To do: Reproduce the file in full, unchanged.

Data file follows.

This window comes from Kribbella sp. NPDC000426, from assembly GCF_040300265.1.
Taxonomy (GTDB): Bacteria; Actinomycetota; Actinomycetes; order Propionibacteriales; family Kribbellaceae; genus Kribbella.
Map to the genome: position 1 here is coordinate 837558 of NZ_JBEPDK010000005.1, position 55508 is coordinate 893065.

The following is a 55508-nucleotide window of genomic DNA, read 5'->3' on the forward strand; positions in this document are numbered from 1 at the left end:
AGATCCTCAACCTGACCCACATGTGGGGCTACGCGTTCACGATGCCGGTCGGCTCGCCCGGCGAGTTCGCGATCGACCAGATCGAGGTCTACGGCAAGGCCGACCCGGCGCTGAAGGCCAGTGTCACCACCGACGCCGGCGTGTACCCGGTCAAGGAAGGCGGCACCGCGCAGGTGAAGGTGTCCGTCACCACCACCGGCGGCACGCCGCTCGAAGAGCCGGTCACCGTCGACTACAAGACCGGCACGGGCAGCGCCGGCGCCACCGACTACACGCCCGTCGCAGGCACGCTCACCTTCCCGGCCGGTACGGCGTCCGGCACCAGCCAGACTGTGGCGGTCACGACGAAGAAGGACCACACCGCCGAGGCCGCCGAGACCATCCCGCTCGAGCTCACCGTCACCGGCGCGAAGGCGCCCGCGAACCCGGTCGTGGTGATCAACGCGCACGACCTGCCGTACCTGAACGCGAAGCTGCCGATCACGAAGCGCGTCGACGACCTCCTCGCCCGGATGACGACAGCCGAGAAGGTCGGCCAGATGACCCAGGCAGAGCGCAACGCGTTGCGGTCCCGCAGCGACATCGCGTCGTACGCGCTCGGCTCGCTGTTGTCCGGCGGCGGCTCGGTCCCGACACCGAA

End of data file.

This window comes from Kribbella sp. NPDC000426, from assembly GCF_040300265.1.
Taxonomy (GTDB): Bacteria; Actinomycetota; Actinomycetes; order Propionibacteriales; family Kribbellaceae; genus Kribbella.
Map to the genome: position 1 here is coordinate 837558 of NZ_JBEPDK010000005.1, position 55508 is coordinate 893065.

The following is a 55508-nucleotide window of genomic DNA, read 5'->3' on the forward strand; positions in this document are numbered from 1 at the left end:
AGATCCTCAACCTGACCCACATGTGGGGCTACGCGTTCACGATGCCGGTCGGCTCGCCCGGCGAGTTCGCGATCGACCAGATCGAGGTCTACGGCAAGGCCGACCCGGCGCTGAAGGCCAGTGTCACCACCGACGCCGGCGTGTACCCGGTCAAGGAAGGCGGCACCGCGCAGGTGAAGGTGTCCGTCACCACCACCGGCGGCACGCCGCTCGAAGAGCCGGTCACCGTCGACTACAAGACCGGCACGGGCAGCGCCGGCGCCACCGACTACACGCCCGTCGCAGGCACGCTCACCTTCCCGGCCGGTACGGCGTCCGGCACCAGCCAGACTGTGGCGGTCACGACGAAGAAGGACCACACCGCCGAGGCCGCCGAGACCATCCCGCTCGAGCTCACCGTCACCGGCGCGAAGGCGCCCGCGAACCCGGTCGTGGTGATCAACGCGCACGACCTGCCGTACCTGAACGCGAAGCTGCCGATCACGAAGCGCGTCGACGACCTCCTCGCCCGGATGACGACAGCCGAGAAGGTCGGCCAGATGACCCAGGCAGAGCGCAACGCGTTGCGGTCCCGCAGCGACATCGCGTCGTACGCGCTCGGCTCGCTGTTGTCCGGCGGCGGCTCGGTCCCGACACCGAA